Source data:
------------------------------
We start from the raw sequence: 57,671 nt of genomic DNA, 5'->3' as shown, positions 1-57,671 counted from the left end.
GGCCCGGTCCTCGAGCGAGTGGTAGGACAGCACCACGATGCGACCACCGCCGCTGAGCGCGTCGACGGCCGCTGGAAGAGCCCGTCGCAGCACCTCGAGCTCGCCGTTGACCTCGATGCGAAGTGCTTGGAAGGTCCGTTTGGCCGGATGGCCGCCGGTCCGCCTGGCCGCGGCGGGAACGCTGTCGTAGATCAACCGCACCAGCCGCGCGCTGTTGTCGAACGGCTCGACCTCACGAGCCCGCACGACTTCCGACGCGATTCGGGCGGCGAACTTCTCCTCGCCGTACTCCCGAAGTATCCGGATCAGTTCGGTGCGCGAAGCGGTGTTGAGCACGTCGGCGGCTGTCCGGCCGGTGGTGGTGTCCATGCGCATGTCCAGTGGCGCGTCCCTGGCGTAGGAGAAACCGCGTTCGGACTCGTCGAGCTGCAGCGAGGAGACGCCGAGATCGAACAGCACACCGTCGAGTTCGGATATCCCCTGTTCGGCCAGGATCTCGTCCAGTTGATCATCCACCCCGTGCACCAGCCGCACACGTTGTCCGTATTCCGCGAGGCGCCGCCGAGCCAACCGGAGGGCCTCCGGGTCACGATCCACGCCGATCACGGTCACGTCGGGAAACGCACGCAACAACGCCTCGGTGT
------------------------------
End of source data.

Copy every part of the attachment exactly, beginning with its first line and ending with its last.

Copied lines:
We start from the raw sequence: 57,671 nt of genomic DNA, 5'->3' as shown, positions 1-57,671 counted from the left end.
GGCCCGGTCCTCGAGCGAGTGGTAGGACAGCACCACGATGCGACCACCGCCGCTGAGCGCGTCGACGGCCGCTGGAAGAGCCCGTCGCAGCACCTCGAGCTCGCCGTTGACCTCGATGCGAAGTGCTTGGAAGGTCCGTTTGGCCGGATGGCCGCCGGTCCGCCTGGCCGCGGCGGGAACGCTGTCGTAGATCAACCGCACCAGCCGCGCGCTGTTGTCGAACGGCTCGACCTCACGAGCCCGCACGACTTCCGACGCGATTCGGGCGGCGAACTTCTCCTCGCCGTACTCCCGAAGTATCCGGATCAGTTCGGTGCGCGAAGCGGTGTTGAGCACGTCGGCGGCTGTCCGGCCGGTGGTGGTGTCCATGCGCATGTCCAGTGGCGCGTCCCTGGCGTAGGAGAAACCGCGTTCGGACTCGTCGAGCTGCAGCGAGGAGACGCCGAGATCGAACAGCACACCGTCGAGTTCGGATATCCCCTGTTCGGCCAGGATCTCGTCCAGTTGATCATCCACCCCGTGCACCAGCCGCACACGTTGTCCGTATTCCGCGAGGCGCCGCCGAGCCAACCGGAGGGCCTCCGGGTCACGATCCACGCCGATCACGGTCACGTCGGGAAACGCACGCAACAACGCCTCGGTGT